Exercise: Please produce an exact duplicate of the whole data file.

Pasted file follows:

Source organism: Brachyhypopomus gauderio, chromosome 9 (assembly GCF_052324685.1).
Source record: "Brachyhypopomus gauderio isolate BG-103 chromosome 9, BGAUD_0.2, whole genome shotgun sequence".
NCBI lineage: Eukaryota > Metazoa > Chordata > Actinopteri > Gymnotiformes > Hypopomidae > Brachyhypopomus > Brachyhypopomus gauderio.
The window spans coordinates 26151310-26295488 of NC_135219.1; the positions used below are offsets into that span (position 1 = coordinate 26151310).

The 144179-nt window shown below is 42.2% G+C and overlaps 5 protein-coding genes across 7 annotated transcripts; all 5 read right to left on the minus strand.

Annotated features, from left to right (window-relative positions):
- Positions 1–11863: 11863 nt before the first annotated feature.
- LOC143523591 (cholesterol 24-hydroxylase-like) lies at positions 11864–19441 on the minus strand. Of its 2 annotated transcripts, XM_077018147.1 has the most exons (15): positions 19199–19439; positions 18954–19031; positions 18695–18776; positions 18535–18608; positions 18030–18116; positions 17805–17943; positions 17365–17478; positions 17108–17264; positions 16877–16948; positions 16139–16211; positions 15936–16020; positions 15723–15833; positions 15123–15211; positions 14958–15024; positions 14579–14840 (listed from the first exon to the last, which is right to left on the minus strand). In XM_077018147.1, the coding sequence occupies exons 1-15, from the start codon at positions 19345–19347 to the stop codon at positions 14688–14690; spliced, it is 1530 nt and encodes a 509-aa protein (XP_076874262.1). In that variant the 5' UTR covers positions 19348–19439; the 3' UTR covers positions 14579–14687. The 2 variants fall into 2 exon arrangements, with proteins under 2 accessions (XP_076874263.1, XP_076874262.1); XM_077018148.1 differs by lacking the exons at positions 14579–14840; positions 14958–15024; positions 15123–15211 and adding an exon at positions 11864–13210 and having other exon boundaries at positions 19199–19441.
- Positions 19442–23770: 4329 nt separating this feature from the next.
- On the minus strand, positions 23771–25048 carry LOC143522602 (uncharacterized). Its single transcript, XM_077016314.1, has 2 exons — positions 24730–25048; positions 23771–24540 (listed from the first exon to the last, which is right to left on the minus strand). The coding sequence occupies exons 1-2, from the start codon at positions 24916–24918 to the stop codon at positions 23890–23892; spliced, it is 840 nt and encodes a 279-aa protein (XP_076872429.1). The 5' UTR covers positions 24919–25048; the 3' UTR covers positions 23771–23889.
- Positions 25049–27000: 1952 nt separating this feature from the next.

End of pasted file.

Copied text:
Source organism: Brachyhypopomus gauderio, chromosome 9 (assembly GCF_052324685.1).
Source record: "Brachyhypopomus gauderio isolate BG-103 chromosome 9, BGAUD_0.2, whole genome shotgun sequence".
NCBI lineage: Eukaryota > Metazoa > Chordata > Actinopteri > Gymnotiformes > Hypopomidae > Brachyhypopomus > Brachyhypopomus gauderio.
The window spans coordinates 26151310-26295488 of NC_135219.1; the positions used below are offsets into that span (position 1 = coordinate 26151310).

The 144179-nt window shown below is 42.2% G+C and overlaps 5 protein-coding genes across 7 annotated transcripts; all 5 read right to left on the minus strand.

Annotated features, from left to right (window-relative positions):
- Positions 1–11863: 11863 nt before the first annotated feature.
- LOC143523591 (cholesterol 24-hydroxylase-like) lies at positions 11864–19441 on the minus strand. Of its 2 annotated transcripts, XM_077018147.1 has the most exons (15): positions 19199–19439; positions 18954–19031; positions 18695–18776; positions 18535–18608; positions 18030–18116; positions 17805–17943; positions 17365–17478; positions 17108–17264; positions 16877–16948; positions 16139–16211; positions 15936–16020; positions 15723–15833; positions 15123–15211; positions 14958–15024; positions 14579–14840 (listed from the first exon to the last, which is right to left on the minus strand). In XM_077018147.1, the coding sequence occupies exons 1-15, from the start codon at positions 19345–19347 to the stop codon at positions 14688–14690; spliced, it is 1530 nt and encodes a 509-aa protein (XP_076874262.1). In that variant the 5' UTR covers positions 19348–19439; the 3' UTR covers positions 14579–14687. The 2 variants fall into 2 exon arrangements, with proteins under 2 accessions (XP_076874263.1, XP_076874262.1); XM_077018148.1 differs by lacking the exons at positions 14579–14840; positions 14958–15024; positions 15123–15211 and adding an exon at positions 11864–13210 and having other exon boundaries at positions 19199–19441.
- Positions 19442–23770: 4329 nt separating this feature from the next.
- On the minus strand, positions 23771–25048 carry LOC143522602 (uncharacterized). Its single transcript, XM_077016314.1, has 2 exons — positions 24730–25048; positions 23771–24540 (listed from the first exon to the last, which is right to left on the minus strand). The coding sequence occupies exons 1-2, from the start codon at positions 24916–24918 to the stop codon at positions 23890–23892; spliced, it is 840 nt and encodes a 279-aa protein (XP_076872429.1). The 5' UTR covers positions 24919–25048; the 3' UTR covers positions 23771–23889.
- Positions 25049–27000: 1952 nt separating this feature from the next.